The U.S. Navy’s Next-Generation Attack Submarine SSN(X) is inching along and still in its initial development cycle that will eventually bring on new boats to replace the Virginia-class fast attack subs by the mid-2030s.
The ‘X’ designation means that the design of the sub is yet to be fashioned. But the Navy is plowing funding and its best minds into the effort. SSN(X) is a high-dollar program. The Navy proposed $237 million in research and development for FY23. But it’s the future unit costs that bring on sticker shock. The SSN(X) boats may cost $5.5 billion each. That compares to the price tag of $2.8 billion for the Virginia-class sub.
SSN(X): Good Luck Detecting These Submarines
Will the investment be worth it? The SSN(X) will be focused on blue water missions beyond what you would expect by simply defending the shores of the United States. That means stealthily penetrating the waters near China, Taiwan, and North Korea while running silent, deep, and chock full of torpedoes and missiles.
Better than the Seawolf-class?
The SSN(X) could be compared to the Seawolf-class submarine, but with more weapons. It may be of similar size to the Seawolf-class, which displaces around 9,100 tons. SSN(X) would also be faster and stealthier than the Virginia-class and have acoustic superiority.
SSN(X): Design Stage Is Coming Up
Rear Admiral Jonathan Rucker, program executive officer for attack submarines for the Navy, spoke at a recent undersea warfare symposium in Arlington, Virginia on November 2. Rucker said the Navy is working with the various shipbuilding prime and subcontractors plus discussing design options among personnel at the Pentagon and other naval industries to nail down a design. Rucker believes SSN(X) will be known for learning from other programs to better deliver these technologies as they mature.
Attack Subs Bedeviled By Maintenance Requirements
Rucker is, however, concerned about how long existing submarines spend in maintenance and he wants to make sure the SSN(X) will avoid too much downtime. There are 57 attack subs in the fleet and 18 are not out to sea because of maintenance requirements. If the United States hopes to challenge Russia and China that ratio must be lowered. The rear admiral said that there should be no more than 10 attack submarines in maintenance overhauls at any given time.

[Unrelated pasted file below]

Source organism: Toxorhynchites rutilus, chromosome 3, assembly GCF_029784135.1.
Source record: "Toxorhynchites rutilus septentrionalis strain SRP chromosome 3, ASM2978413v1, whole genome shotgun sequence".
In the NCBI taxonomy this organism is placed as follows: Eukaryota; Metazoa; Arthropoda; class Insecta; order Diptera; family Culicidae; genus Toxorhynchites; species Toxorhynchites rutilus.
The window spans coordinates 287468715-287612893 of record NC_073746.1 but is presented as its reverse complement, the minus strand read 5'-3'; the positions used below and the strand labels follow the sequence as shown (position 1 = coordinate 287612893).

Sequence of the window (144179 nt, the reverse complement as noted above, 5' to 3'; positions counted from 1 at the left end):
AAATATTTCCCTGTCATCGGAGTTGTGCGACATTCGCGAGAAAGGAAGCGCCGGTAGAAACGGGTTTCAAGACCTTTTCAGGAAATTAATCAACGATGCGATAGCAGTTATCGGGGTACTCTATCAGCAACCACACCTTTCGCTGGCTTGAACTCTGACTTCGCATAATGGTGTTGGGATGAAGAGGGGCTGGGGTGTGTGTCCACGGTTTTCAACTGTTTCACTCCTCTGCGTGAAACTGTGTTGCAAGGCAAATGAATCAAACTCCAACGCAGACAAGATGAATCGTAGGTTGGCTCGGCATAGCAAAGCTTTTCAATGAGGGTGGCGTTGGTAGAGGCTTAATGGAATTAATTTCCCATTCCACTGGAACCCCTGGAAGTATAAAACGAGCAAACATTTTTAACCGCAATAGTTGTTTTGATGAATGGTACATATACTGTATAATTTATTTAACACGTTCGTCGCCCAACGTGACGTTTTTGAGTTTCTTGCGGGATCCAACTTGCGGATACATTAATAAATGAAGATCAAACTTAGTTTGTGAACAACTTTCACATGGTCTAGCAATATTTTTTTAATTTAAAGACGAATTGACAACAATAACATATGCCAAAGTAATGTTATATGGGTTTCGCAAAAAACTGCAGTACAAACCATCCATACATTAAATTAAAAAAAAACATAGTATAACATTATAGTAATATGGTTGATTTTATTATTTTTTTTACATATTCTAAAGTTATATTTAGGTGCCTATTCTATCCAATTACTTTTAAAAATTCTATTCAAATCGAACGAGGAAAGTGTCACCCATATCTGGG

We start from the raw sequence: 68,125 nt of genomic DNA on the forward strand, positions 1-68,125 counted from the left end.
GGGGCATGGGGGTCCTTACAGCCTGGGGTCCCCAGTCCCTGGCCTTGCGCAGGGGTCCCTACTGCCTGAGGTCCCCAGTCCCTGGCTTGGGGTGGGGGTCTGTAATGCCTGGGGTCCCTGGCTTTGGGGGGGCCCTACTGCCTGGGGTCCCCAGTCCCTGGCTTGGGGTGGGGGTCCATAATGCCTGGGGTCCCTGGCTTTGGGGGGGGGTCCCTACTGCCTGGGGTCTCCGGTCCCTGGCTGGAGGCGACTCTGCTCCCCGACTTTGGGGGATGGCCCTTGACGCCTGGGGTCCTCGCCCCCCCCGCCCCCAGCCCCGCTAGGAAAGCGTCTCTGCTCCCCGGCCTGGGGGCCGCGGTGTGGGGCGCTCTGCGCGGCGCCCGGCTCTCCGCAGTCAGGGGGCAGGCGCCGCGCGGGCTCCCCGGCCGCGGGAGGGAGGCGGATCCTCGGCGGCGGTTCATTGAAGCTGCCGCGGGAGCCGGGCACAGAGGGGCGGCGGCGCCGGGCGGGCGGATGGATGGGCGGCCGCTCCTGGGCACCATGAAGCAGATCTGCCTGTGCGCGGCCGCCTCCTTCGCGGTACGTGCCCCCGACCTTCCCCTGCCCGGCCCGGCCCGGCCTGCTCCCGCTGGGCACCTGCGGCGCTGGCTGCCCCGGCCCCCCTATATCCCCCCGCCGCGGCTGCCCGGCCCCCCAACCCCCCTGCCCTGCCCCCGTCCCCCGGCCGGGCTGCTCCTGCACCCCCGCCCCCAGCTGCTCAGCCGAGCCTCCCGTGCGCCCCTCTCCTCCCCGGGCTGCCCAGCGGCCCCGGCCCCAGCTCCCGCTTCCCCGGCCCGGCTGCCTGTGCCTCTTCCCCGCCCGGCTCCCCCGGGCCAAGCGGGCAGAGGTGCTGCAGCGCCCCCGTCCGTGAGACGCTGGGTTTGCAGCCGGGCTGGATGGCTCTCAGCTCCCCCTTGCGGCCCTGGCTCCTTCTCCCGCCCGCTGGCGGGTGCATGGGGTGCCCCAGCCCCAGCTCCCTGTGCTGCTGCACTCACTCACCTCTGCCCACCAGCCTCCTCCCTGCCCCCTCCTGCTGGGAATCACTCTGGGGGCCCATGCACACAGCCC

Hypersonics and Robotic Subs
SSN(X) will have a large vertical payload, and this will likely include hypersonic missiles to go along with various ballistic and cruise missiles that will be modernized by 2035. The SSN(X) could also take advantage of teaming with unmanned underwater vehicles (UUV). The Navy is currently testing its Razorback UUV. This drone will enable better explosive ordnance and mine disposal. It will also serve as another pair of ears that enhance the ability to explore larger areas of oceans and better detect the enemy.
SSN(X): Build Two Each Year
The SSN(X) program will be assigned to Huntington Ingalls Industries and General Dynamic Electric Boat. The project will create an impressive number of jobs and these workers are believed to be some of the best in the world.
Like the Virginia-class construction, the Navy likely wants to build two SSN(X) boats each year beginning in 2035. This will give the Navy more choices for undersea warfare in contested seas.
Fuel for New Reactors
One question about the SSN(X) program is whether the new reactors will have low-enriched uranium rather than the high-enriched uranium used on existing nuclear reactors. This choice could affect price and performance.
The SSN(X) has an interesting future ahead. The Navy needs a higher operational tempo and availability from its fast attack submarine force. The SSN(X) requires lower maintenance requirements to enable more boats to be at sea for longer periods. The new sub should be equipped with hypersonic weapons and underwater drones, and as those technologies mature, the SSN(X) will be able to take advantage of breakthroughs in their development. Let’s see if SSN(X) can remain on time and under budget and we will be looking forward to more details about its design when that solidifies.
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Expert Biography: Serving as 1945’s Defense and National Security Editor, Dr. Brent M. Eastwood is the author of Humans, Machines, and Data: Future Trends in Warfare. He is an Emerging Threats expert and former U.S. Army Infantry officer. You can follow him on Twitter @BMEastwood. He holds a Ph.D. in Political Science and Foreign Policy/ International Relations.